COVID-19

Hundreds of scientists say coronavirus is airborne - New York Times

The WHO has said the coronavirus disease spreads primarily from person to person through small droplets from the nose or mouth, which are expelled when a person with Covid-19 coughs, sneezes or speaks.

In an open letter to the agency, which the researchers plan to publish in a scientific journal next week, 239 scientists in 32 countries outlined the evidence showing smaller particles can infect people, the newspaper reported.

Melbourne locks down tower blocks as cases rise

The 3,000 or so residents of the blocks are being told not to leave their homes for any reason for at least five days.

At least 23 cases of infection were found on two estates in recent days.

The state of Victoria recorded 108 new cases on Saturday, its second-biggest daily increase. Australia as a whole has seen 104 coronavirus deaths.

There have been at least 8,362 infections nationwide.

Victoria State Premier Daniel Andrews said the latest figures there were a very real concern to everybody.

Why Singapore turned to wearable contact-tracing tech

All users have to do is carry one, and the battery lasts up to nine months without needing a recharge - something one expert said had "stunned" him.

The government agency which developed the devices acknowledges that the Tokens - and technology in general - aren't "a silver bullet", but should augment human contact-tracers' efforts.

The first to receive the devices are thousands of vulnerable elderly people who don't own smartphones.

To do so, they had to provide their national ID and phone numbers - TraceTogether app users recently had to start doing likewise.

Global COVID-19 cases rise to more than 11 million - Reuters tally

Many hard-hit countries are easing lockdowns put in place to slow the spread of the coronavirus while making extensive alterations to work and social life that could last for a year or more until a vaccine is available.

Some countries are experiencing a resurgence in infections, leading authorities to partially reinstate lockdowns, in what experts say could be a recurring pattern into 2021.

Djokovic tests negative for COVID-19

Djokovic, along with Grigor Dimitrov, Borna Coric and Viktor Troicki, tested positive after playing in the Adria Tour, an exhibition tournament organised by the 17-times Grand Slam champion.

The tournament witnessed packed stands during the opening leg staged at Djokovic's tennis complex in Belgrade from June 13-14, with players hugging at the net, playing basketball, posing for pictures and attending press conferences together.

The second leg was held in Zadar from June 20-21.

A humanitarian crisis is emerging in Fiji, charities say

A coalition of NGOs says the pandemic has been a disaster for the country with the tourism sector shedding 100,000 jobs in the tourism-dependent country.

The rural development organisation FRIEND says the job losses each represent a household of four people, which accounts for half the country's bread winners.

FRIEND's chief executive Sashi Kiran said that doesn't take into account the informal sector.

"We've had massive layoffs, from Airports Fiji, Fiji Airways, lots and lots of companies," she said.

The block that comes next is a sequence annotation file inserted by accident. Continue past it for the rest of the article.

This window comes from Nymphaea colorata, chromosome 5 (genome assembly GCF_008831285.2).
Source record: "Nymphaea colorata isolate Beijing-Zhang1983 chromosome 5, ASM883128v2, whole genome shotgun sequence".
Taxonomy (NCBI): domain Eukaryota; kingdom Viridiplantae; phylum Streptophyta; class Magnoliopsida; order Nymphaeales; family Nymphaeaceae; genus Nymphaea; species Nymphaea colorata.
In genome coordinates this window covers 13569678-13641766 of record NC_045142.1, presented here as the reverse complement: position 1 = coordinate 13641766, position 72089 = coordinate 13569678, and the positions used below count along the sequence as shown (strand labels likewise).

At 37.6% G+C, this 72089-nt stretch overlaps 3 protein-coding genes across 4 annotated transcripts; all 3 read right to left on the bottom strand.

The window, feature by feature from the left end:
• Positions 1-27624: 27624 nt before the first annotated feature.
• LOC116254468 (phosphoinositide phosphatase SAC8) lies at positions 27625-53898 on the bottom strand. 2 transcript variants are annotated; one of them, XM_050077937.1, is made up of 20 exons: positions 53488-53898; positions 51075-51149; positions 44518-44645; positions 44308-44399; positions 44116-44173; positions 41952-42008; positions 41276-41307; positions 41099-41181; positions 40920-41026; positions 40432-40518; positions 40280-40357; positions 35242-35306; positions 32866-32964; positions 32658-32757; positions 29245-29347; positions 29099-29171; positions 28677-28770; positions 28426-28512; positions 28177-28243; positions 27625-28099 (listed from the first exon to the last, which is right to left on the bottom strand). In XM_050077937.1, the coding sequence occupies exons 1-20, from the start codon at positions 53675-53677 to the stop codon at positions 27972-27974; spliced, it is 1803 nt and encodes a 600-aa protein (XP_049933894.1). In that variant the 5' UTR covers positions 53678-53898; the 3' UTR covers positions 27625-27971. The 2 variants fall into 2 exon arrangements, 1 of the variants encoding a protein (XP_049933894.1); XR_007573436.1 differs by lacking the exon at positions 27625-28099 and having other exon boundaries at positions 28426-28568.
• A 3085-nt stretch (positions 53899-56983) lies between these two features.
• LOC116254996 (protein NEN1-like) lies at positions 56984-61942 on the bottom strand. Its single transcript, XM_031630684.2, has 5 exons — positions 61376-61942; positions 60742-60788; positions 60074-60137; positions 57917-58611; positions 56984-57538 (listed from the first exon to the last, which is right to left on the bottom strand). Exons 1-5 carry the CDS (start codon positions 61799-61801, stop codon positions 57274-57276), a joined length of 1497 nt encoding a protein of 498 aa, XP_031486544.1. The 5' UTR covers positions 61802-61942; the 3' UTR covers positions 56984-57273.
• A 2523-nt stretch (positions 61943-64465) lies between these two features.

Fiji government tries to allay Covid concerns as 160 troops return

There has been community concern about their return from Sinai, particularly after it was revealed some of the locals who had been working with the troops have tested positive for Covid-19.

But health minister Ifereimi Waqainabete said they're being held in strict quarantine and will be tested for the coronavirus.

"Because this is a big group - the numbers are big - they are using up two facilities I believe," he said.

American Samoa struggles with quarantine workload from Samoa repatriation flights

The group included many travelers with existing health conditions needing medical attention.

Samoa Airways and Talofa Airways had to cancel some scheduled flights from Samoa on the advice of the Department of Health to allow medical staff to recuperate.

Health Director Motusa Tuileama Nua said doctors and nurses were having to attend to the elderly and sick travelers being quarantined.

He said these people could not be taken to the hospital because they were in quarantine and could not be exposed to other patients.

Pacific Energy supports Fiji’s response to COVID-19 and TC Harold

The cyclone caused widespread devastation, particularly in rural and maritime communities.

But even before this cyclone hit, Fiji, like the rest of the world were already fighting our own battle against COVID-19. Businesses have been affected and many have lost their jobs and are struggling to support their families.

This pandemic will continue to spread, and affect our people if not prevented.

Pacific Energy values the lives of every Fijian.

COVID-19 impact on Pacific SMEs severe, but with a glimmer of hope

A survey by Pacific Trade and Invest shows 90 percent of Pacific SMEs report a decline in revenue since the pandemic hit and 92 per cent believe COVID-19 has negatively influenced the economy.

The outbreak has severely affected the operations and profitability of their businesses.

Not only that, those employed by the SMEs have lost  jobs as they could not sustain the impact of the outbreak.

Travel bans and restrictions on gatherings have also affected businesses in PNG and the Pacific.